KASTANIES: Greece struggled on Monday to stop a growing throng of migrants from crossing its border with Turkey, as the UN urged Greece to honour its commitments under international law.
Thousands of migrants are massing on the 200km border – seeking to cross into the European Union – with tired and hungry individuals crying out for help as Greek riot police and soldiers tried to seal off a frontier post.
“Open the gate,” shouted one man in English, his hands gripping the fence.
“Help us please.”
“We have children here. They have no food,” another yelled.
“We are peaceful,” he added, waving a piece of white tissue paper.
Turkey hosts around 3.6 million Syrian refugees and many Afghans, and President Recep Tayyip Erdogan is facilitating their exit to pressure the EU to support his forces in Syria.
Greece has suspended asylum procedures in a bid to prevent people entering its territory, but the UN refugee agency (UNHCR) said Athens was in the wrong.
“Neither the 1951 Convention Relating to the Status of Refugees nor EU refugee law provides any legal basis for the suspension of the reception of asylum applications,” it said in a statement.
‘A European challenge’
It is not only Greek’s land border which is attracting the migrants.
Some 1,300 arrived at five Greek islands in the Aegean Sea within 24 hours of Turkey easing its restrictions.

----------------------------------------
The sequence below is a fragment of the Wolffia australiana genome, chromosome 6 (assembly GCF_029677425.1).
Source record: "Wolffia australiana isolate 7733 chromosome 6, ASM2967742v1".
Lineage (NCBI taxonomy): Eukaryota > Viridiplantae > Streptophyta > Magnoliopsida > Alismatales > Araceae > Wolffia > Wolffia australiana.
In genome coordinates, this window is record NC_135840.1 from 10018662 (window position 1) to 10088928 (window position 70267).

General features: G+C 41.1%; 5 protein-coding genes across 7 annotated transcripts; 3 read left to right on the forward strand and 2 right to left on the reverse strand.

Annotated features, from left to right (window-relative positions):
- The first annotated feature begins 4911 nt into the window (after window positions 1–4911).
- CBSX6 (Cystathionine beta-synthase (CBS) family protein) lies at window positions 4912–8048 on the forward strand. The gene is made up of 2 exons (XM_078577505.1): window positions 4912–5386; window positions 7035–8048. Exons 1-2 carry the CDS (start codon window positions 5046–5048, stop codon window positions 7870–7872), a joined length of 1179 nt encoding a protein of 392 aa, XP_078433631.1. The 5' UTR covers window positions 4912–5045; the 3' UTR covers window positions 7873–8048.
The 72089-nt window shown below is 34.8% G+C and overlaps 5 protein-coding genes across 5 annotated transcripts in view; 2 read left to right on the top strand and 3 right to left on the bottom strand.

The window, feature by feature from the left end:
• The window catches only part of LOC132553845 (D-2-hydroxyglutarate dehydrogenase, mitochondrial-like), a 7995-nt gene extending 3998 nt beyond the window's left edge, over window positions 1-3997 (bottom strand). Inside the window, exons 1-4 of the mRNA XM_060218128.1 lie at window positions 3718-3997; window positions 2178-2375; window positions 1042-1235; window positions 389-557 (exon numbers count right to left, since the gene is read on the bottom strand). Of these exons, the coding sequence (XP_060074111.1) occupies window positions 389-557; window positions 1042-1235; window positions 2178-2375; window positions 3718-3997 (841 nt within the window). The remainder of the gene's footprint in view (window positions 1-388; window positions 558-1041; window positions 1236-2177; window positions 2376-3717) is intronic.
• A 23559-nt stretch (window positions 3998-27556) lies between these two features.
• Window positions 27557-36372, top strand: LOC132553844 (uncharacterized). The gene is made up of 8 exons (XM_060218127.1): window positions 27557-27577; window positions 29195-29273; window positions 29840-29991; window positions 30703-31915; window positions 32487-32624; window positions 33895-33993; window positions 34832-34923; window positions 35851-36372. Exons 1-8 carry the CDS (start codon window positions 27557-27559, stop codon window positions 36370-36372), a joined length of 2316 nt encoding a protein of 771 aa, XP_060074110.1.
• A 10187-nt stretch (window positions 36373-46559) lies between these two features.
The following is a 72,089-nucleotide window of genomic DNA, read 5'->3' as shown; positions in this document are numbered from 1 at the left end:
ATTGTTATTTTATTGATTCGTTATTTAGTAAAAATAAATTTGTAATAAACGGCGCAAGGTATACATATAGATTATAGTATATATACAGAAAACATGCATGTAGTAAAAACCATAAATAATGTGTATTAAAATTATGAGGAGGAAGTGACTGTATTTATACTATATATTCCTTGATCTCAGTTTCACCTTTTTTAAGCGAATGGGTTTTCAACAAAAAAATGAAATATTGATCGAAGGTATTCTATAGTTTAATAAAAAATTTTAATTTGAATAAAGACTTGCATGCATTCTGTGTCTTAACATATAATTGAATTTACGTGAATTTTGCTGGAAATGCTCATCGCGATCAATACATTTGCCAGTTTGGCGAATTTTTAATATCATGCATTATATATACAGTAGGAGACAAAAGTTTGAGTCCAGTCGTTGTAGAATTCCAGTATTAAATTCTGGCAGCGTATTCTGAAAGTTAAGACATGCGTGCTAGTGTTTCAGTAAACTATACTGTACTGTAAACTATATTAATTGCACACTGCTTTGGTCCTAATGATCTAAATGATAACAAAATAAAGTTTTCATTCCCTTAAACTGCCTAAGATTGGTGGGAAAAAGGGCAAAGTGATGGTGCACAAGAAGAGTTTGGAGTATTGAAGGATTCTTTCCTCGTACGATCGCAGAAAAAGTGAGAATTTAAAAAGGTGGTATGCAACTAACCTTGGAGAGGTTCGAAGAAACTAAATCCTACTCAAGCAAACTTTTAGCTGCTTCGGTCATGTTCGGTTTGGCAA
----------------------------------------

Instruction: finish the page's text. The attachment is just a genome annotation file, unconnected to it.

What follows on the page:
On Lesbos, the island where most of the inflatable dinghies and other vessels have beached, police fired tear gas at protesting migrants on Monday, an AFP photographer said
Sordid conditions in the camp of Moria, one of the most overpopulated in Europe, triggered the latest clashes, with angry migrants demanding to be released.
The United Nations had contented itself on Sunday with calling for calm and urging nations to refrain from “excessive” force, after Greek police used tear gas and water cannon on the migrants, some of whom complained that they had been beaten up.
The International Organization for Migration (IOM) said on Saturday around 13,000 migrants had gathered along the Turkish-Greek border.
The European Union has been largely standing on the sidelines but on Tuesday the three leaders of the bloc’s institutions will visit the border area.
“I acknowledge that Turkey is in a difficult situation in regards to the refugees and migrants, but what we see now cannot be the answer and the solution,” European Commission President Ursula von der Leyen, one of the three, said on Monday.
“The challenge that Greece is facing right now is a European challenge.”
The EU border protection agency Frontex said it would help Greece cope with the migrants trying to enter.
The Warsaw-based agency, on “high alert” over the expected influx, said it would ask EU members to contribute officers and equipment.
So far, despite the attempts of Greece, some migrants are still succeeding in crossing the border from Turkey.
“We want to get to Athens, after that we’ll see,” said one young Guinean who was walking with three others after they managed to smuggle themselves across the border.
A few hours later the cold and exhausted travellers were arrested by Greek soldiers – their time as free men in the European Union cut short by a dawn patrol at Sofiko village, in northeast Greece.